IRI@AGU: Advancing Climate Prediction at New Timescales
Andrew Robertson is a senior research scientist at the International Research Institute for Climate and Society. He heads IRI’s climate group and studies how to improve climate forecasts with lead times between two weeks to two months, referred to by scientists as the subseasonal-to-seasonal (S2S) timescale.
He also co-chairs the S2S Prediction Project Steering Group, which is the first collaboration of the World Climate Research Program and the World Weather Research Program, both of which are sponsored by the World Meteorological Organization. A key goal of the S2S Prediction Project is to not just improve forecasts, but also make them relevant and usable to those who can apply the forecasts to make decisions.
Robertson is convening several sessions related to S2S prediction at the 2016 American Geophysical Union Annual Meeting.
We’ve discussed in previous interviews what defines S2S activities, so I’m first curious to hear if and how the science of this kind of forecasting has changed in the last couple of years.
The big development in the last couple of years is that the S2S database has come online. There are now over 600 researchers from over 65 countries using it. It’s enabling them to investigate the forecast performance of ten different operational forecasting models from around the world, and to better understand the underlying sources of sub-seasonal predictability. The Madden-Julian Oscillation is still the big one, but the stratosphere, sea-ice and soil moisture memory are hot topics.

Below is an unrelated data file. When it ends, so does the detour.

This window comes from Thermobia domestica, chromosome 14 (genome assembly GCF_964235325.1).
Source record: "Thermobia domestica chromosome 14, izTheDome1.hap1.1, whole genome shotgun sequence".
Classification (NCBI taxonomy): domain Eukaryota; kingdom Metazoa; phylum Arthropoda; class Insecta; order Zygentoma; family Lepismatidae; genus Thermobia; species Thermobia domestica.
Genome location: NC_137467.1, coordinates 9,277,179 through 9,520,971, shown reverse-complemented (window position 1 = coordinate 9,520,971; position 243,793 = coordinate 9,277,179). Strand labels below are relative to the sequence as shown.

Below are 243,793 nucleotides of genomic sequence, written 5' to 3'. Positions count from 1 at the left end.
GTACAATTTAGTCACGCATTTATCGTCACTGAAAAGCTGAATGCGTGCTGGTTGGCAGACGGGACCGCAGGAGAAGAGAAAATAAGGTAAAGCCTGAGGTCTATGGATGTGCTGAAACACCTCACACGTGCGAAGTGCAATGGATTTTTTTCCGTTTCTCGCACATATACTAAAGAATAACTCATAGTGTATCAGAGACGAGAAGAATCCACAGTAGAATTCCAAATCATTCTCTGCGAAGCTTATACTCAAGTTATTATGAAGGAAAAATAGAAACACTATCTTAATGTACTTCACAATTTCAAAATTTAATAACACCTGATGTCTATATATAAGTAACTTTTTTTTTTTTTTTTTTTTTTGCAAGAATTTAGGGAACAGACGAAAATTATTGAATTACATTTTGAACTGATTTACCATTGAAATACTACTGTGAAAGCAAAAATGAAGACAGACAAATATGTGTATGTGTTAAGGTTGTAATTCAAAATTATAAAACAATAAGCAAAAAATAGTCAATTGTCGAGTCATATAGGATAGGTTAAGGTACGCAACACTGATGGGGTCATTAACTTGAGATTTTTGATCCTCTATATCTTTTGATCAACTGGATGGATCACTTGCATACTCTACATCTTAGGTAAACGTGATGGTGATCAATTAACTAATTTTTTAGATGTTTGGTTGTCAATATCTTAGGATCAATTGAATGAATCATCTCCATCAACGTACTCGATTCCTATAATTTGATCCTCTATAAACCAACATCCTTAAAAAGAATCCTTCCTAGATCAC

In your presentation you’ll be giving updates on the S2S project. Can you give us a sneak preview of these updates?
I’ll be giving an overview of the project and database, and how the S2S research can benefit real-time forecasting through the World Meteorological Organization. I’ll mention a couple of proposed regional pilot applications, including the energy sector in Uruguay and tropical cyclone warnings for the World Food Programme in the Philippines.
What makes you excited about continuing this work?
I think we have accomplished a huge amount in the past three years since the launch of the project, with the creation of the S2S database. I’m excited to see how the interest is growing, from training events in Africa like this recent one in Senegal to the “small” workshop on S2S prediction of extreme weather and climate we held at Columbia last week that ended up attracting over 100 attendees. While forecasting on the sub-seasonal scale is highly challenging and we still have much to do develop forecasts that can benefit users, the “gap” between weather and climate forecasts is definitely now starting to be filled!